Thursday, March 02, 2006

The Golden Hooligan/Thomas B. Dewey

When I was answering the question on Ed Gorman's blog about forgotten mystery authors who deserve to be reprinted, I should have thought of Thomas B. Dewey. He was one of my favorites when I first started reading PI fiction back in the Sixties, but I doubt if very many people today are familiar with his work.

Dewey was best known for a long series of novels about a private eye called Mac. The reader never learned the character's full name. But he also wrote another series about PI Pete Schofield, who was different from most fictional private eyes in the fact that he was married, to a gorgeous redhead named Jeannie who usually managed to get involved in helping Schofield solve his cases. (Shades of Mike Shayne and Phyllis! Those are wonderful books. But that's a different post . . .)

The fact that Schofield was married doesn't seem to have had much effect on how many beautiful women throw themselves at him in each book. It still happens with considerable regularity. He just turns them down and remains faithful to Jeannie, even when he winds up in bed with some nude lovely, as he does in this book. The plot involves a dead bullfighter and a drug-smuggling ring operating across the California/Mexico border, not that it matters a whole lot. The fun in this book -- and it's a lot of fun -- comes from Dewey's breezy style and the headlong pace of the story.

To a lot of modern readers of PI fiction, a book like this (from 1961) must seem almost as much of a relic as an Old Sleuth dime novel. THE GOLDEN HOOLIGAN certainly has its faults: the plot is maybe a little too simple, Schofield probably gets hit on the head and knocked out one too many times, and the frequency with which the female characters get naked seems pretty contrived at times. But I don't care. I grew up on this stuff, and I still love it.

Dewey's Mac novels are considerably more serious than the Pete Schofield books, which come across as lightweight but highly enjoyable potboilers. If the guys at HardCase Crime are looking for good books to reprint, they could do a lot worse than some of Dewey's early Mac novels, such as EVERY BET'S A SURE THING.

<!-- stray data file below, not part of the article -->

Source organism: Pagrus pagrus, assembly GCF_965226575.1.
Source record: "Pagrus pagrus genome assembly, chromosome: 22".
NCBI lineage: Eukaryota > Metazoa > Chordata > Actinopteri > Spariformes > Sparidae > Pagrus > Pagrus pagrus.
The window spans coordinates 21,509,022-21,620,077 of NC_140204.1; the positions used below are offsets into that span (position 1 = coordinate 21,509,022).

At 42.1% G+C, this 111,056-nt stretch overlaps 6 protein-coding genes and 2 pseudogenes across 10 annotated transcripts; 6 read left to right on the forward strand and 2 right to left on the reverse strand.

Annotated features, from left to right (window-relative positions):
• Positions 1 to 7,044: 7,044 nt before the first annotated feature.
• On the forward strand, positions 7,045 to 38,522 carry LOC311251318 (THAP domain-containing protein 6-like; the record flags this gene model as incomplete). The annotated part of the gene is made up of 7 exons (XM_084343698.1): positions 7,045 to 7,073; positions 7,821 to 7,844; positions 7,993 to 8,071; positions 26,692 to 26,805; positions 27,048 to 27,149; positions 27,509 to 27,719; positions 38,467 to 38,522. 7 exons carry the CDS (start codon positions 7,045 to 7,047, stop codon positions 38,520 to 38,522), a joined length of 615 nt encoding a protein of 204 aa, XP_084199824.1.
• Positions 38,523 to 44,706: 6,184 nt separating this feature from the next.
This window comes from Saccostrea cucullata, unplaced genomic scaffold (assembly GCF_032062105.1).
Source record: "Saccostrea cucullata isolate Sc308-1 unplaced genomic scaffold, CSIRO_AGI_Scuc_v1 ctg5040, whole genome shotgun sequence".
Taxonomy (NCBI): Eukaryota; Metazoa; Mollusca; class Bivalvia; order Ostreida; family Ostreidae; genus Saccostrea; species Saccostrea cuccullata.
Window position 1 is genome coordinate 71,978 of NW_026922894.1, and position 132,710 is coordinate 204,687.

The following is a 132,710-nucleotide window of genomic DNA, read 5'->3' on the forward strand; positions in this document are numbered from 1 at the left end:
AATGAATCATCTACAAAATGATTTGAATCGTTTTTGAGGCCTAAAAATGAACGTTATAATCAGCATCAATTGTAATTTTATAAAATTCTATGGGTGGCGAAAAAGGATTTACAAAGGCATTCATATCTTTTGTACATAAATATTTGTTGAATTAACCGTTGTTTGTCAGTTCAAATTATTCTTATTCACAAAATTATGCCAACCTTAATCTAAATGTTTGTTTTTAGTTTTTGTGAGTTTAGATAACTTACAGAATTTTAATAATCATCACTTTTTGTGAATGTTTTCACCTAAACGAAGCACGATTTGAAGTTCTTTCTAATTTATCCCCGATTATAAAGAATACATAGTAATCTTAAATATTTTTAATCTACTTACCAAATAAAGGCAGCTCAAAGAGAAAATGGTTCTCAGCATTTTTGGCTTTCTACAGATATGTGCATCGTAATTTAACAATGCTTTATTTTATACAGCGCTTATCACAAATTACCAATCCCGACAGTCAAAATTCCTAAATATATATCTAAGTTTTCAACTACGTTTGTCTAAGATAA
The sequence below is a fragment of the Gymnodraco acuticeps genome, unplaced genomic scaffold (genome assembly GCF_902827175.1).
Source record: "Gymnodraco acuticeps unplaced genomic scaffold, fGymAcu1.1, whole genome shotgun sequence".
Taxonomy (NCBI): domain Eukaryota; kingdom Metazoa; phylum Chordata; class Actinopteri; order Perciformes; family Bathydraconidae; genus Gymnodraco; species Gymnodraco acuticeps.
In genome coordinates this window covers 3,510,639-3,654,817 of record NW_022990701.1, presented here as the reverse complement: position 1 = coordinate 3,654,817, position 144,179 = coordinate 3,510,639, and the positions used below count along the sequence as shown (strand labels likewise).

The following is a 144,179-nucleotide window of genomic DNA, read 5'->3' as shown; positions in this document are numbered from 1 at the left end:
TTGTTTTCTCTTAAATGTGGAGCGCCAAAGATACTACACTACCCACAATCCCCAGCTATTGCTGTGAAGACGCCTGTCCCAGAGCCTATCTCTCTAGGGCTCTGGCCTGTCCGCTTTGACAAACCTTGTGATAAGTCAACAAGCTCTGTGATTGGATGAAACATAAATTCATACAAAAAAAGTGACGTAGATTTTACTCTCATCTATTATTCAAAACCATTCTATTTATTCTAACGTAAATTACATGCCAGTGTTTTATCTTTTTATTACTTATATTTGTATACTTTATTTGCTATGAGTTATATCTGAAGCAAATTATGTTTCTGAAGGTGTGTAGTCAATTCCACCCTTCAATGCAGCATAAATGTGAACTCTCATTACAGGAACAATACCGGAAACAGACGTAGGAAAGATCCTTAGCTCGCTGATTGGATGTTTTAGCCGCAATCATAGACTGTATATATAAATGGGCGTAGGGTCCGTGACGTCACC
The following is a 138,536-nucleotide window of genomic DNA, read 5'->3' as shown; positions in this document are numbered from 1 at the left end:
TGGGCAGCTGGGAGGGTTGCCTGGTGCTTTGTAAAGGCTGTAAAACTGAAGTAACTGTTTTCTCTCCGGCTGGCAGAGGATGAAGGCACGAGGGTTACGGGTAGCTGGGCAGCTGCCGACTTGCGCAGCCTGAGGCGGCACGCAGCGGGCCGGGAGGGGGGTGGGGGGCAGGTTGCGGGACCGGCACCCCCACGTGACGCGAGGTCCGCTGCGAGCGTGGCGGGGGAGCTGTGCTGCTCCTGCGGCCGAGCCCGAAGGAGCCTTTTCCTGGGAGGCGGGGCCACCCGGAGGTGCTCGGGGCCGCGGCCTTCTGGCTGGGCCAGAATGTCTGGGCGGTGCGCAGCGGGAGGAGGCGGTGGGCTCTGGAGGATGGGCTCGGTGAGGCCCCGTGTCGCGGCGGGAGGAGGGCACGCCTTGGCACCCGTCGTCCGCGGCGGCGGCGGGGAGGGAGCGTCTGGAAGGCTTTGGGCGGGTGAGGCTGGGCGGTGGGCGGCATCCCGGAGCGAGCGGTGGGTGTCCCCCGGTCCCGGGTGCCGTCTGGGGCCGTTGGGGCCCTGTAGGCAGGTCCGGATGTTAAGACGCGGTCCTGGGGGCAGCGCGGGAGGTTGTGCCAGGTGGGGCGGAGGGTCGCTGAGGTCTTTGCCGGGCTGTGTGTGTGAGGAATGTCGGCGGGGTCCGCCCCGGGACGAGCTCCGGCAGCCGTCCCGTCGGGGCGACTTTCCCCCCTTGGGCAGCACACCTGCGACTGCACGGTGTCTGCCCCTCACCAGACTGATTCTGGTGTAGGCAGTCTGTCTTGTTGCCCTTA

One last note on Dewey: I've been told that he spent the last years of his life in Mason, Texas, and continued to write books even though the market had changed and he could no longer sell them. Maybe they just weren't any good. But the thought of unpublished Dewey novels that are probably lost forever . . . well, it makes me shake my head in regret, that's for sure. But at least there are several of his published novels that I haven't gotten around to reading yet.


Juri said...

Dewey's THE MEAN STREETS is a very good juvenile delinquent novel, very serious and with a heart.

Anonymous said...

I just happened to stop by a used book store this morning after reading your post and saw severl books by Dewey so I bought two. One is a Schofield book and the other a Mac. Now if I can just find the time to read them.


phil musick said...

glad to see that dewey is remembered. a longtime admirer of PI fiction--some of it helped turn me into a writer in the long ago--i liked the early dewey books and just lost track of him. I once interviewed the dean of the genre, robert b. parker, on my radio show and he said he also recalled dewey. Mac and his copy buddy, Lt. Donovan, were well-drawn charcters. thanks for triggering a nice memory.

diane said...

Dewey spent his last years in Tempe AZ and taught at ASU. His wife was born in Mason TX, but he never lived there. He is buried in Brady TX.

To the best of my knowledge there are no unpublished books of his. There are few partial books, he started, but nothing complete.


I have been looking for people who knew Tom, and what the last years of his life were like.
My mother and he dated for quite a few years-then went their own way-I'm still trying to figure out why they split up in 1969. I'd really like to talk to his kids from his first marriage. They would be about my age or a little older. If you are reading this, I have wonderful memories of your father. I was only a kid then, and didn't appreciate the fact that he was an accomplished writer. Wow,I wish I could talk to him now about his writing!He and my Mom pursued their English lit Masters degrees together at UCLA. And they drank a lot of martinis together, especially at their favorite Italian restaurant in Westwood Village.